Ignasi López – Premià de Mar (Barcelona), 1970
I grew up in an agricultural area on the city outskirts, which gradually became more impermeable and urban over time. Thirty years later I started poking around among the traces of people who, for different reasons, had decided to change sands by asphalt.
Most of these people had moved from rural areas to major urban centres in order to contribute to the construction and transformation of new territories. They actively participated in changing the landscape and the imaginary bound up in the identity of their children. Over time, some of these people began to return to leftover permeable lands near their new cities, creating new “agro-peripheral” areas. These places are simultaneously the memory, representation and transposition of a notion of landscape that they have been carrying with them for many years.
“Agroperifèrics” is the first book in a two-part project that begins with a journey through these constructed paradises.
“AGROPERIPHÈRICS” as seen by Joan Nogué:
As the years go by I am endlessly amazed and filled with wonder at our capacity as human beings to create places in the most unlikely spaces imaginable. To create a place means to inject soul into a portion of geographic space which previously had none: to fill an anonymous, amorphous corner of our world with meanings, emotions and memory. This huge, dense fabric of places that we human beings are able to generate is what transforms geographic space into existential – or rather geoexistential – space. Places are not just locations. They are, above all, experiential nodes that connect us to a piece of territory in a profound way. They are bastions, refuges, enclosures, pieces of land that we interiorise and appropriate in many ways and for many reasons.
These places, which we fill with meanings and emotions, do not necessarily have to possess any specific formal quality or a socially accepted aesthetic value. They may do so, as in the case of easily recognisable places that identify us as a community, that end up becoming landmarks and symbols for society as a whole. Nonetheless, as we go about absorbed in our daily lives, we also create places in banal, simple, even marginal spaces that often go unnoticed by our fellow citizens. They are important to us, but insubstantial to others.
The peripheral, periurban market gardens that take advantage of the scattered, empty, interstitial spaces generated by contemporary processes of metropolisation and urban sprawl are an excellent laboratory for understanding how place can be created out of nothing; and how it is possible to inject memory into a spatial repository that didn’t yet have any. Although these places probably did have memory in the past, but it was destroyed, dismembered and pulverised by the massive infrastructures that are oblivious to the past. But in spite of everything, memory returns – reconfigured and reconstructed –, reinstated by new actors. This process is boosted by ephemeral objects that enjoy a second, third or fourth lease on life, and which the new market gardeners reappropriate and use. Old, worn out tools that would usually end up in the bin or, at best, in a recycling container provided by some municipal environmental department. What fortune, those objects that are saved and help shape the identity a few anodyne square metres! How many lives have they had? Who used them in the past? Where did they come from? We will never know.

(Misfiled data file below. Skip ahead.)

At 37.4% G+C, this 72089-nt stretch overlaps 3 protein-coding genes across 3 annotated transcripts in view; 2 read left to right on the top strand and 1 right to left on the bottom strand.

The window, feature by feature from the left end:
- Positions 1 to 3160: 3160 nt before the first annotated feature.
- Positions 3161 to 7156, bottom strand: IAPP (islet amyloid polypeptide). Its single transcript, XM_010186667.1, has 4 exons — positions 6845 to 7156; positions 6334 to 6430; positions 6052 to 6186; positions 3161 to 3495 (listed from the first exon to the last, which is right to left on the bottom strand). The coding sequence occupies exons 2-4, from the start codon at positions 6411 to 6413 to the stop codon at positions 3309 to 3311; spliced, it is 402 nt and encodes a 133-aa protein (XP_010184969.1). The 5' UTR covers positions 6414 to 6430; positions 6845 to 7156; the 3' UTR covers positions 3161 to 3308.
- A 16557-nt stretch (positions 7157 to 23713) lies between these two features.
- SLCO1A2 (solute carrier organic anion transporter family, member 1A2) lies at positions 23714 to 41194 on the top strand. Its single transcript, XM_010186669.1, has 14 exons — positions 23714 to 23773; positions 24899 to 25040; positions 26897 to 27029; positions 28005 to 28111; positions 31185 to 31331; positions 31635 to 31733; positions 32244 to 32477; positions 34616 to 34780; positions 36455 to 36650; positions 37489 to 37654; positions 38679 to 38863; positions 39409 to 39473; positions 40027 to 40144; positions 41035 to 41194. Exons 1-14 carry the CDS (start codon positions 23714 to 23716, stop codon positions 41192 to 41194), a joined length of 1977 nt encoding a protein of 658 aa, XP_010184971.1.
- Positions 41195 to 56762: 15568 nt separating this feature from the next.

These environments have a strong ephemeral feel that reinforces the sense of a camp or a temporary, makeshift facility. It is a kind of “sedentary nomadism” – contradiction intended. Somebody takes care of a remnant of space that becomes a place, even if it is for an indefinite period of time. Sometimes – or rather, often – the surrounding infrastructures are extended, driving these nomads a few hundred meters further out. But the settlements are quickly rebuilt. Occupants of leftover territories, spatial remnants and geographical wastelands, like the tattered shrubs and weeds that, by the work and grace of nature, put down roots alongside motorways and highways to the indifference of drivers.
Marginal, peripheral, spontaneous, ephemeral market gardens occupy territories that are hybrid, mixed, adjacent, in the cracks between the built and the unbuilt, the useful and the unusable, the planned and the unimagined… and ambiguous. They settle on boundaries, on faults, on the critical points of convergence of often incompatible uses and visions. They put down roots in the margins, the perimeters, frontier lands made up of membranes of variable geometry.
Although they are ever-present as we travel and circulate through these peripheries, they are, in reality, largely unexplored, unknown landscapes. We classify them as no mans lands, as territories without purpose or personality, even though this ultimately has nothing to do with their real existence. Their seemingly untidy appearance can look rundown to some, and can transmit a certain sense of slovenliness and neglect from a distance. But up close, things change, and a true microcosm comes to light – a functional, rational subdivision of the environment. But above all, what emerges is a recovered sense of the place.
Professor of Human Geography, University of Girona
Director of the Landscape Observatory of Catalonia (www.catpaisatge.net)
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